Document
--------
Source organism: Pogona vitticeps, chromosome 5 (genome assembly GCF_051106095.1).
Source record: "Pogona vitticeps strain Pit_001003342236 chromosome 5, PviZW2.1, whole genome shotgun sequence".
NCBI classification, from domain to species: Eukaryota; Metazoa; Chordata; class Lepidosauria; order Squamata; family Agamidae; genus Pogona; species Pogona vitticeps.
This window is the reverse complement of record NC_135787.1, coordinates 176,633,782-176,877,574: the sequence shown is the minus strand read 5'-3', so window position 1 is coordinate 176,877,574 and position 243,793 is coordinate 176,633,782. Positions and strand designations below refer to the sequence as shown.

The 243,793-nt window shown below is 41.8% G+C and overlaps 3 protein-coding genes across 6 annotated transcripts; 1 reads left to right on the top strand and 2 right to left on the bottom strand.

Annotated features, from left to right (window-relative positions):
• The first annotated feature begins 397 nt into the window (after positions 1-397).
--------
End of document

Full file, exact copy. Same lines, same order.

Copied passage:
Source organism: Pogona vitticeps, chromosome 5 (genome assembly GCF_051106095.1).
Source record: "Pogona vitticeps strain Pit_001003342236 chromosome 5, PviZW2.1, whole genome shotgun sequence".
NCBI classification, from domain to species: Eukaryota; Metazoa; Chordata; class Lepidosauria; order Squamata; family Agamidae; genus Pogona; species Pogona vitticeps.
This window is the reverse complement of record NC_135787.1, coordinates 176,633,782-176,877,574: the sequence shown is the minus strand read 5'-3', so window position 1 is coordinate 176,877,574 and position 243,793 is coordinate 176,633,782. Positions and strand designations below refer to the sequence as shown.

The 243,793-nt window shown below is 41.8% G+C and overlaps 3 protein-coding genes across 6 annotated transcripts; 1 reads left to right on the top strand and 2 right to left on the bottom strand.

Annotated features, from left to right (window-relative positions):
• The first annotated feature begins 397 nt into the window (after positions 1-397).